Like most things on this site, this isn’t really about video game prices at all. It is a lesson in economics and how to think about the world if you want to be successful.
I have been hearing a lot of grumbling lately from friends and fellow gamers about the cost of video games. The economist in me cringes when an otherwise rational person jumps into a diatribe on the state of video game pricing and the various console wars because it reminds me of those people who insist that gas is at an all-time high, even when the inflation-adjusted cost of traveling one mile is less than it was in the 1950’s. Listening to it makes me realize how thoroughly our education system has failed at producing rational, informed citizens capable of competing in the information age where knowledge is power.
When it comes to video games, or any other form of media for that matter, what counts is the net cost per hour of entertainment delivered, adjusted by the subjective enjoyment of that entertainment for the person experiencing it. The sticker price for the game itself doesn’t matter. If you buy a game that costs $5 and delivers 10 hours of gameplay that you are crazy about and loved, your expense was around 50¢ per hour. If you buy a game that costs $100 and you get 200 hours of game play out of it that you loved, your cost was still just 50¢ per hour of being entertained.
Put more plainly, the $100 game cost the same amount as the $5 game because you aren’t buying a game, you are buying hours of entertainment. That is what you are paying for when you open your wallet. That is what the video game developer needs to deliver.
The Real Price of Video Games Has Plummeted Over the Past 30 Years
This basic economic truth aside, the inflation-adjusted sticker cost of video games has plummeted over the past three decades.
Think about the $4.99 games sold in the Apple store for iPad, iPhone, and iMacs. Today’s consumers can own a title for the cost of a few rounds of quarters shoved in video arcades, which is how our grandparents had to play. In addition, there aren’t all these layers of middlemen (e.g., the bowling alley operators) keeping a cut of the profit. Instead, for every $1.00 sold, the platform distributors such as Apple keep 30¢ and the game creators keep 70¢.
If you can develop a successful application or game, it is entirely possible that a month from now you’d have six-figures in cash sitting in your bank account. That kind of rapid payoff wasn’t nearly as accessible in the past. The industry certainly wasn’t as democratic as it is now, where a husband-and-wife team can code and launch an app that pays off their house after going viral.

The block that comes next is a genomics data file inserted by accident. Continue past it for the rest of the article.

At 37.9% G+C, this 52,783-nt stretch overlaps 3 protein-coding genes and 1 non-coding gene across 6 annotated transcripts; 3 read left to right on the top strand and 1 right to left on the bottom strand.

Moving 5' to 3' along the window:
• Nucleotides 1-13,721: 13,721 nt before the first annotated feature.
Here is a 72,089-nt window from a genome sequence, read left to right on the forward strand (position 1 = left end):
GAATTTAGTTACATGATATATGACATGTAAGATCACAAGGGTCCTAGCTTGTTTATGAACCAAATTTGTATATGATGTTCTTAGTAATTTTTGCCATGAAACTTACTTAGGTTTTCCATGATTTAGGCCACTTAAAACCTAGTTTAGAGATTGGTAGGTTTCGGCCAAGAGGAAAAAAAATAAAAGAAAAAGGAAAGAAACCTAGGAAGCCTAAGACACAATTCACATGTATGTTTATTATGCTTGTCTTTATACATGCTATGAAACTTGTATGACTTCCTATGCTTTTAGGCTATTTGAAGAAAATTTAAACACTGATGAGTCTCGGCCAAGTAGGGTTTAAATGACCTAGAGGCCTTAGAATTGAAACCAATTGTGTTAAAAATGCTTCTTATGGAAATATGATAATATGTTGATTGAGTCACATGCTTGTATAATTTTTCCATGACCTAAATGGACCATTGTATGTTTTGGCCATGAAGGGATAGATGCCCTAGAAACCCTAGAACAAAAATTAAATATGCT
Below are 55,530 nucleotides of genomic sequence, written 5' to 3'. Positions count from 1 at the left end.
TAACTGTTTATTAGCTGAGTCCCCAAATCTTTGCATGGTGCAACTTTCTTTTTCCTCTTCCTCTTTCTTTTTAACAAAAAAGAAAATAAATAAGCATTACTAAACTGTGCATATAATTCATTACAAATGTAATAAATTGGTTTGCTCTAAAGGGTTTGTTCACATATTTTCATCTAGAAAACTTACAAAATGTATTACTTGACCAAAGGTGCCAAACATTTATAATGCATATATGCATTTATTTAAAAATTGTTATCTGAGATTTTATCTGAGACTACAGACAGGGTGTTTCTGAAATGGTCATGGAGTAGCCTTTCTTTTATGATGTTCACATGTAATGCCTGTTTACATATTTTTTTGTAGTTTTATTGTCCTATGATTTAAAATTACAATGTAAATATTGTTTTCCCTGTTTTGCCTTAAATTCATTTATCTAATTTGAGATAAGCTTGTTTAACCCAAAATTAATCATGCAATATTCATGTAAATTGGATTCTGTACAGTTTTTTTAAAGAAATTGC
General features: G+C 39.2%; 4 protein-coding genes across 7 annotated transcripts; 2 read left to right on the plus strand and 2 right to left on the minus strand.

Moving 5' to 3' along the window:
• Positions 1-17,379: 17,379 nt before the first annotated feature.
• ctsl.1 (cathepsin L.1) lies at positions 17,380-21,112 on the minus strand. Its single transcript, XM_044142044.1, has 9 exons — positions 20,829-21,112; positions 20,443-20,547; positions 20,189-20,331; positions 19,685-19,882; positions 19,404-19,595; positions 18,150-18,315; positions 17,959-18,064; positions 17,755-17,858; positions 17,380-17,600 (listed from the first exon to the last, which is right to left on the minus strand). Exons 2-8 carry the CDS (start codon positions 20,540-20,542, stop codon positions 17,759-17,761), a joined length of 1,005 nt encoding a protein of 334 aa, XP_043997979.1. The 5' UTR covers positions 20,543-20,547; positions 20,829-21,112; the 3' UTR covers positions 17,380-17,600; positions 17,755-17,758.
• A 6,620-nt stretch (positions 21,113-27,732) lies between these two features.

As for traditional console games, consider this: When The Legend of Zelda was first released in 1986 on the Nintendo Entertainment System, it retailed for $49.99 plus tax. In the Kansas City area, you’d be looking at around $53.49 to take the game home from your local Toys ‘R Us at a time when President Reagan was in office, the Challenger space shuttle had blown up, and Chernobyl was melting down in Europe; the stock market was recovering, in the early phases of the biggest boom in recorded history, and young upstarts like Steve Jobs and Bill Gates were already rich from their early days in the computer industry.
Adjusted for inflation, if The Legend of Zelda were released today, it would sell for $109 after tax at your local Walmart, Target, or GameStop.
To complain about a game of comparable scope selling for $60 today, complete with vastly superior graphics, sound, and gameplay immersion, is an economic fail. Even adding in $40 of downloadable content for expansions and full functionality in games like Dragon Age or Castlevania: Lords of Shadow still only gets you to $100, which is cheaper than the real cost of the original Nintendo Entertainment System games.
The question, then, is, “Why do video games seem more expensive?” Simple. When you were a kid, your parents were picking up the tab. Now, you have to buy them yourself. People are a lot more selective and protective of their own hard earned money than they are when they spend someone else’s cash.